Ways to get around protected trees
What can be done if you want to develop near trees with a tree protection order (TPO) on them. If you want to develop a building on a site that has a TPO on it, there are various ways that you can do this without harming the tree. The easiest and cheapest way is to avoid the area around the tree that is approximately the size of the crown of the tree. However, sometime this is not possible as it will remove an important area of the development.
Sometimes, depending on the required size and position of the foundations, these can be carefully hand-dug, as long as they avoid the major roots of the tree, which are generally with a diameter of 25mm or more, but this may depend on the type of the tree and the root spread.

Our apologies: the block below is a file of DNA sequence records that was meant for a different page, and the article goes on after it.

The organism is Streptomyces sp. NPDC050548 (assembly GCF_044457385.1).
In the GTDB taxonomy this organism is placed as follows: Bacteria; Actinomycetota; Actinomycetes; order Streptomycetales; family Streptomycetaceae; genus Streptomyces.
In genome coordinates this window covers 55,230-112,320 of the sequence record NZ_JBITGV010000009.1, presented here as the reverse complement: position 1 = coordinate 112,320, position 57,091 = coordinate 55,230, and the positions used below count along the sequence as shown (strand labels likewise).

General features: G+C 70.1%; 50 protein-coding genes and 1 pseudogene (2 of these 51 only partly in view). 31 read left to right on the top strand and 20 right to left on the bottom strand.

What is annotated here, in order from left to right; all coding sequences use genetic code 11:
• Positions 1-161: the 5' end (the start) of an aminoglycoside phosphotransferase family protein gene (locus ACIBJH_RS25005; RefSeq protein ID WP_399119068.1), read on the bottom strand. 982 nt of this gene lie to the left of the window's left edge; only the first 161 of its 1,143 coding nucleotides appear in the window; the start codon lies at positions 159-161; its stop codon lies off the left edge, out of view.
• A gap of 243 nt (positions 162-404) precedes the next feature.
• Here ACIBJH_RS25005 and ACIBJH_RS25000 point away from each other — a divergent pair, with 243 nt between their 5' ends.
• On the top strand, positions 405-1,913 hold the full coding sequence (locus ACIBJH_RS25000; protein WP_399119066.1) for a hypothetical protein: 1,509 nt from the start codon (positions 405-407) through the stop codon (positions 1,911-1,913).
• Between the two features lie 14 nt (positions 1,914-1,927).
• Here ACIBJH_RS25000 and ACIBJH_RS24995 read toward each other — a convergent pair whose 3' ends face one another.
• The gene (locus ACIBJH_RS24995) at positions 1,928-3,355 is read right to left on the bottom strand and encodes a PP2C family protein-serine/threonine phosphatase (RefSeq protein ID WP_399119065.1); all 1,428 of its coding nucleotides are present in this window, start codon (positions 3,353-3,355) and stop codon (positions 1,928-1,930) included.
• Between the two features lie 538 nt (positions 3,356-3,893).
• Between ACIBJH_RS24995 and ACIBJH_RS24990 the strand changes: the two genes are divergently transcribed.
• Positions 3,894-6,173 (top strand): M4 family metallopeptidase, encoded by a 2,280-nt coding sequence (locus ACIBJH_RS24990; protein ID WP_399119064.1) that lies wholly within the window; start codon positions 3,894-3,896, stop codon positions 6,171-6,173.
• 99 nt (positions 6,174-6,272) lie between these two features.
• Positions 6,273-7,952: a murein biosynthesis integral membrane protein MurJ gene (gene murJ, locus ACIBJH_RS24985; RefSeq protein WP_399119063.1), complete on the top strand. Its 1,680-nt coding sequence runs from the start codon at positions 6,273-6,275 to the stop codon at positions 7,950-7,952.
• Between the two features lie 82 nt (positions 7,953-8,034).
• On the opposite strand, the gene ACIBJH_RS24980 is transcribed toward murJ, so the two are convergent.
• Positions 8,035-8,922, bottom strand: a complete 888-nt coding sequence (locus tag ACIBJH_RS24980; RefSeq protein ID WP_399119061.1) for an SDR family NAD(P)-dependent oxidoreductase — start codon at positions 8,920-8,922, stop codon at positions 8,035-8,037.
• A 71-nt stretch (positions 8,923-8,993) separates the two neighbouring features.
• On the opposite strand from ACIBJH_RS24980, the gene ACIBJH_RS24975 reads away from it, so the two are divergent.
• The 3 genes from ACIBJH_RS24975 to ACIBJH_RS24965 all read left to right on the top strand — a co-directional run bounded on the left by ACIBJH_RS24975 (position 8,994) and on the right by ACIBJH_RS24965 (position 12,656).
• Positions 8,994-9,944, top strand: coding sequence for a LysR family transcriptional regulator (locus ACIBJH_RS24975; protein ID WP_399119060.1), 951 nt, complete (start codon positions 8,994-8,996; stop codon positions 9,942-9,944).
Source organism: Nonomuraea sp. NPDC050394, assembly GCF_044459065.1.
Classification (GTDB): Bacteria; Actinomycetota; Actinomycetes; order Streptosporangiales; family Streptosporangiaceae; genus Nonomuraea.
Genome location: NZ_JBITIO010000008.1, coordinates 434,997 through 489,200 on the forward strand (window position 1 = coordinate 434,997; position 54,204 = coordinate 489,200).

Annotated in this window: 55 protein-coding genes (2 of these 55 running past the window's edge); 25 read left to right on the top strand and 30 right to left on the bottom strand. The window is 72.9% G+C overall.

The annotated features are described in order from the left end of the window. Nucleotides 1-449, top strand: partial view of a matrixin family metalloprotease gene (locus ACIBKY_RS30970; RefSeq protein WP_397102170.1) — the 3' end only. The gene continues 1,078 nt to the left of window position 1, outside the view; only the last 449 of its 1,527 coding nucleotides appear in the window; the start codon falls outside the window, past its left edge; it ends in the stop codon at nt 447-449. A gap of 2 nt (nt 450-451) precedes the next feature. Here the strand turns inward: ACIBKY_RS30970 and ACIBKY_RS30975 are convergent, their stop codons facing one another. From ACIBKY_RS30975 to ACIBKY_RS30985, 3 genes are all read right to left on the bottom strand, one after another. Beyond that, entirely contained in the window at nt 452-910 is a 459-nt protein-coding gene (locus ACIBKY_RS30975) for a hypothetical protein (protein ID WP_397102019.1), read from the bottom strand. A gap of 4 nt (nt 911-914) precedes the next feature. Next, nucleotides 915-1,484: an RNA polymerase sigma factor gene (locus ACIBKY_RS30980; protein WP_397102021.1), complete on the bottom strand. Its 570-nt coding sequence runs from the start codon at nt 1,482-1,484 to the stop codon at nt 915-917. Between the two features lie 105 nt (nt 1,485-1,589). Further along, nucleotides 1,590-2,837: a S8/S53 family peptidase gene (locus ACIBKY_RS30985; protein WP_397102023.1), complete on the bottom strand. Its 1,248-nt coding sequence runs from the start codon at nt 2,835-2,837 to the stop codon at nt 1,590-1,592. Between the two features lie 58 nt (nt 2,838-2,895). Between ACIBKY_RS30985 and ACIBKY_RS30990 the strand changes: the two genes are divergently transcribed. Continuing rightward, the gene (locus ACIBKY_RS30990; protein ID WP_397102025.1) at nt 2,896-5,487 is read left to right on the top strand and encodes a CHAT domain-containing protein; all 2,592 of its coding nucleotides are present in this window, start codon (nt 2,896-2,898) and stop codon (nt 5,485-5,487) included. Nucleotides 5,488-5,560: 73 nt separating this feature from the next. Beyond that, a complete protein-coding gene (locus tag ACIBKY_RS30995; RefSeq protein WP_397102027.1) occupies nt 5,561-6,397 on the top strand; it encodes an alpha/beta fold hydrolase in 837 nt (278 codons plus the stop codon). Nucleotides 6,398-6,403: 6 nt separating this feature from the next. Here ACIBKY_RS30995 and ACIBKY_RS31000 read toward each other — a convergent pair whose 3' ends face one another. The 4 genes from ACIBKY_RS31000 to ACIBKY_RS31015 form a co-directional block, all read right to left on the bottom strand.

A more economical and practical solution often is the use of mini-piles, which can be inserted within the tree protection area without damaging the major root systems. The new building can then be constructed with a suspended ground floor slab supported on a grillage of beams spanning between the piles. This will reduce the potential load on the soil in the tree protection area which will benefit the tree, and mean that the development can proceed as long as carful installation methods are adopted and followed.
This means that a development can be successful despite having trees with TPO’s on them on the site. The use of the mini-piles as a foundation solution will also mean that the trees will not affect the soil due to their water demand as the loads from the building will be transferred to much deeper levels in the soil that will be affected by the trees.
This shows that buildings and trees can exist in harmony on a site as long as the building is designed to take the trees into account from the beginning, not as an afterthought.